Thursday, October 24, 2019

An Open Letter to the United States Congress

                                                                                                                  [Image Credit: Edmon de Haro]

Dear Senators and Representatives:

Our Founder’s vision for the American Republic was a system of government where the People were to empower the government and where elected representatives’ preeminent duty was to work for the betterment of the country’s citizenry. 

Over the past many decades a slow deterioration of this ideal has occurred. 

Now, nearly every one of you is now beholden to the military/industrial/security/
banking/pharmaceutical complex and not to your constituents. There is no ambiguity - money has corrupted your institution. Individually and collectively you have lost your way.

You claim to represent us. You claim to be leaders. You claim to have answers. You claim that your party’s answers are better than theirs. 

You behave like children. Your infighting has led to the great divide that cripples our country. It is a travesty how you have abdicated your responsibilities (us). It is a travesty that we stand for it.

Interests groups dictate policy. There are 22 registered lobbyists for every member of your institution. You allow this disgusting influence to exist and to propagate. Meanwhile the nation's infrastructure crumbles, healthcare reforms languish, our children’s educations regress, crime escalates, mass shootings become commonplace, Social Security is at risk, the rich get richer, climate change exacerbates.

Yet you have low-cost health insurance for life. 

True leaders would give to others that which they give to themselves. Honorable leaders would serve others before themselves. 

Envisioning a different kind of leader I considered running for congress several times in my life. The first time was shortly after the 1987 stock market crash. That was when Ronald Reagan, the former Hollywood actor, had turned the republicans into the borrow and spend party while extolling the virtues of smaller government (one of the great bait and switches in American history). Reagan was first president to double the national debt - from $934 billion when he entered office to $2.698 trillion when he left.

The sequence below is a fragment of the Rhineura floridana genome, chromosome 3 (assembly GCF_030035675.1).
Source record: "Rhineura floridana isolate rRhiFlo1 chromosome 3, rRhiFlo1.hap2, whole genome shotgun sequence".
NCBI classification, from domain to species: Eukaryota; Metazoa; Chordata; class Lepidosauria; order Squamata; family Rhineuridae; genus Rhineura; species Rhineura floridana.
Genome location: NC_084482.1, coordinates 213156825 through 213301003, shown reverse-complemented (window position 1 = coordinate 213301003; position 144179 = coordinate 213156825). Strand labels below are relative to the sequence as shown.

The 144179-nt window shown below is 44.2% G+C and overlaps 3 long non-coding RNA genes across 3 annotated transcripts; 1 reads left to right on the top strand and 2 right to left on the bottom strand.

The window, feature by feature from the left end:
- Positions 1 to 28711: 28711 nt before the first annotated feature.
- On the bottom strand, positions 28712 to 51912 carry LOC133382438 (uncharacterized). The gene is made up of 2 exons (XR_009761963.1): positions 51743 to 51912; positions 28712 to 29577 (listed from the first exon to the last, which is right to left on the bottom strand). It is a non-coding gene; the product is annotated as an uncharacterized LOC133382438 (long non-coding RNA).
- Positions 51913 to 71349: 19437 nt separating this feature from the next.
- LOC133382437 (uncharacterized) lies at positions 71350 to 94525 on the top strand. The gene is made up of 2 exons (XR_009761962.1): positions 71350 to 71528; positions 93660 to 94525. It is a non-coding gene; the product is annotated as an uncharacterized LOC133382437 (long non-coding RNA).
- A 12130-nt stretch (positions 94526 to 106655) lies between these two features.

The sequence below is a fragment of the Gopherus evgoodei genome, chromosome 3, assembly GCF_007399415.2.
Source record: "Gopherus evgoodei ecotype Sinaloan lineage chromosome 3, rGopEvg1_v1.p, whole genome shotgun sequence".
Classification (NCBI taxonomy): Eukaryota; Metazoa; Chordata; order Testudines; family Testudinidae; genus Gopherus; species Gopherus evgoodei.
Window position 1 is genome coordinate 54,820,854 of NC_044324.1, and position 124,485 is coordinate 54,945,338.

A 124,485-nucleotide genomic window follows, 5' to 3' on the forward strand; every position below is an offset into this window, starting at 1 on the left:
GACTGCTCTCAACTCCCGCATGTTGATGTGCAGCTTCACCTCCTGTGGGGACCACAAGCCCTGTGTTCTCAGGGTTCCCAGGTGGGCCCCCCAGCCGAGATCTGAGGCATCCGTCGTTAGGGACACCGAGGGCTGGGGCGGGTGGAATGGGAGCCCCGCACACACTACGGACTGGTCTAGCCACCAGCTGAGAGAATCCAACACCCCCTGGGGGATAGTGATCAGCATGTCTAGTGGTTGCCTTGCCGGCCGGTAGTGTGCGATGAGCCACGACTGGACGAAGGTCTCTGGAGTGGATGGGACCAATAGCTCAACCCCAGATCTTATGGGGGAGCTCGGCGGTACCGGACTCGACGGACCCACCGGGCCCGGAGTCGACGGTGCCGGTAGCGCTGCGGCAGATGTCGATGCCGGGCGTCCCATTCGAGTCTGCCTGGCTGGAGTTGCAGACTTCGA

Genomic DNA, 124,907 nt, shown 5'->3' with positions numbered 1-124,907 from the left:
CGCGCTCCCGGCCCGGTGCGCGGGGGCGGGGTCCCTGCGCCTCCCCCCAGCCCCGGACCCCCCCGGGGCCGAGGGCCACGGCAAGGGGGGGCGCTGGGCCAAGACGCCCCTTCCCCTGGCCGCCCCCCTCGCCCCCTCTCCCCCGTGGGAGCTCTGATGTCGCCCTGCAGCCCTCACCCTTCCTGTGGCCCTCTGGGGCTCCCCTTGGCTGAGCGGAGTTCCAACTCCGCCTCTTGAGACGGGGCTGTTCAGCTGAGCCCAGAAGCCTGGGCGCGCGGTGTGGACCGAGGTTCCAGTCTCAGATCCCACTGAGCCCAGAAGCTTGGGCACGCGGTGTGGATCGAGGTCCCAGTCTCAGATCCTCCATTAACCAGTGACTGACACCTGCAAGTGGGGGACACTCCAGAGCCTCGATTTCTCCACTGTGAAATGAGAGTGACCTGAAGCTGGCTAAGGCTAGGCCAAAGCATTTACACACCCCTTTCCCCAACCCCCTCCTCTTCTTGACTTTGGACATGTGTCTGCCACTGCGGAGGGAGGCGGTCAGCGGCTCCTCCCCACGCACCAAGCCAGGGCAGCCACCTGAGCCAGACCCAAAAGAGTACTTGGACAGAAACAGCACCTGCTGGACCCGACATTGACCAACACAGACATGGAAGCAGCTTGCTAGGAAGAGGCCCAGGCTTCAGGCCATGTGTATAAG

I was mad as hell and wasn’t going to take it anymore. I had visions of standing at the lectern in the “people’s house” and railing against the improprieties. Better yet, I had fantasies of sending the majority of the 535 senators and representatives at the time to jail for fiscal mismanagement.

However the idea of becoming a politician was unfathomable. I also believed, and still do to this day, that change will not happen in Washington. As Albert Einstein said, “No problem can be solved from the same consciousness that created it.”

Still, at times, I wonder what if?

Now, our country is $22.914 trillion in debt. This is the number stated on the books. My guess is the truthful number is far greater. There will be consequences and my suspicion is such consequences are coming sooner rather than later. On some level I believe all of you know this is madness. Still, every year you pass budgets that further indebt us. 

One day the members of your chambers will call for lofty investigations into what went wrong with America’s finances. 

There is no need for such investigations. Action needs to be taken now.

1. I call on each of you to stop this fiscal insanity. Do not pass another budget that is not balanced. 
2. I call on each of you to cease all contact with all lobbyists. No exceptions.
3. I call on all of you to enact term limits upon yourselves. Without delay.


Robert M. Hamburger

“Responsibility to something higher than my family, my country, my company, my success–responsibility to the order of being where all our actions are indelibly recorded and where and only where they will be properly judged. The interpreter or mediator between us and this higher authority is what is traditionally referred to as human conscience. If I subordinate my political behavior to this imperative, mediated to me by my conscience, I can't go far wrong.” 
--Vaclav Havel, playwright, philosopher, dissident and president of Czechoslovakia, February 1990 speech to the United States Congress